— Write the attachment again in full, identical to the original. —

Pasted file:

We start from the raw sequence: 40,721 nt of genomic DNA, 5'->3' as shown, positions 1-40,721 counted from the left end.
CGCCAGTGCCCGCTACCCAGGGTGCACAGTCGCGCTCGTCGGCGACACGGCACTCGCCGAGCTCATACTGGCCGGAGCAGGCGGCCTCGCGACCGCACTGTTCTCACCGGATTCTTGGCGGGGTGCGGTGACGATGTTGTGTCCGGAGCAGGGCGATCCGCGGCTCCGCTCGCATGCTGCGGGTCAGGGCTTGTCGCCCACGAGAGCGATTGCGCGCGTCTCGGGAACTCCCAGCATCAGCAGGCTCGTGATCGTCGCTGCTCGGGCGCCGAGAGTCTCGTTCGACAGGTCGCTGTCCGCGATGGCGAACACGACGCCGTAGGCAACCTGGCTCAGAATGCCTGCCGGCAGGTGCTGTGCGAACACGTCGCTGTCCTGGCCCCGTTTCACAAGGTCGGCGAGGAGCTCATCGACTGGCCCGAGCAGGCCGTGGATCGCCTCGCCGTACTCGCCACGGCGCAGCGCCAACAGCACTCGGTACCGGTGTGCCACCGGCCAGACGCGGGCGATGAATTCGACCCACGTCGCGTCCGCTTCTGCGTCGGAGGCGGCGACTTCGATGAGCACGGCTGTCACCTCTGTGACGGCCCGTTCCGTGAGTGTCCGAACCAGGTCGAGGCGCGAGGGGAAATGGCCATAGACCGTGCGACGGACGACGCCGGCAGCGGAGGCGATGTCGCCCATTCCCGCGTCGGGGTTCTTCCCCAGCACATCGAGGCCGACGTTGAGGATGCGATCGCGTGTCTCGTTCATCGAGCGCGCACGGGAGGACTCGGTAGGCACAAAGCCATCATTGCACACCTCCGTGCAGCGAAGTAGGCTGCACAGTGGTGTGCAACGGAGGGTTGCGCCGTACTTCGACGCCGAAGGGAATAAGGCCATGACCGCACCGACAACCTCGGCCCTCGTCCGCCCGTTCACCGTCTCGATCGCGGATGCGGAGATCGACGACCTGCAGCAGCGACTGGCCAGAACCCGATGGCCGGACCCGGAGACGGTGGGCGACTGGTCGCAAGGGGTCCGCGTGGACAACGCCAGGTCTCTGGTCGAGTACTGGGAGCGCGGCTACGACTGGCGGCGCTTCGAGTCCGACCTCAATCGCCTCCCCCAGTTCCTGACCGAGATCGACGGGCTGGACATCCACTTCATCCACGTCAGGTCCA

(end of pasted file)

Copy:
We start from the raw sequence: 40,721 nt of genomic DNA, 5'->3' as shown, positions 1-40,721 counted from the left end.
CGCCAGTGCCCGCTACCCAGGGTGCACAGTCGCGCTCGTCGGCGACACGGCACTCGCCGAGCTCATACTGGCCGGAGCAGGCGGCCTCGCGACCGCACTGTTCTCACCGGATTCTTGGCGGGGTGCGGTGACGATGTTGTGTCCGGAGCAGGGCGATCCGCGGCTCCGCTCGCATGCTGCGGGTCAGGGCTTGTCGCCCACGAGAGCGATTGCGCGCGTCTCGGGAACTCCCAGCATCAGCAGGCTCGTGATCGTCGCTGCTCGGGCGCCGAGAGTCTCGTTCGACAGGTCGCTGTCCGCGATGGCGAACACGACGCCGTAGGCAACCTGGCTCAGAATGCCTGCCGGCAGGTGCTGTGCGAACACGTCGCTGTCCTGGCCCCGTTTCACAAGGTCGGCGAGGAGCTCATCGACTGGCCCGAGCAGGCCGTGGATCGCCTCGCCGTACTCGCCACGGCGCAGCGCCAACAGCACTCGGTACCGGTGTGCCACCGGCCAGACGCGGGCGATGAATTCGACCCACGTCGCGTCCGCTTCTGCGTCGGAGGCGGCGACTTCGATGAGCACGGCTGTCACCTCTGTGACGGCCCGTTCCGTGAGTGTCCGAACCAGGTCGAGGCGCGAGGGGAAATGGCCATAGACCGTGCGACGGACGACGCCGGCAGCGGAGGCGATGTCGCCCATTCCCGCGTCGGGGTTCTTCCCCAGCACATCGAGGCCGACGTTGAGGATGCGATCGCGTGTCTCGTTCATCGAGCGCGCACGGGAGGACTCGGTAGGCACAAAGCCATCATTGCACACCTCCGTGCAGCGAAGTAGGCTGCACAGTGGTGTGCAACGGAGGGTTGCGCCGTACTTCGACGCCGAAGGGAATAAGGCCATGACCGCACCGACAACCTCGGCCCTCGTCCGCCCGTTCACCGTCTCGATCGCGGATGCGGAGATCGACGACCTGCAGCAGCGACTGGCCAGAACCCGATGGCCGGACCCGGAGACGGTGGGCGACTGGTCGCAAGGGGTCCGCGTGGACAACGCCAGGTCTCTGGTCGAGTACTGGGAGCGCGGCTACGACTGGCGGCGCTTCGAGTCCGACCTCAATCGCCTCCCCCAGTTCCTGACCGAGATCGACGGGCTGGACATCCACTTCATCCACGTCAGGTCCA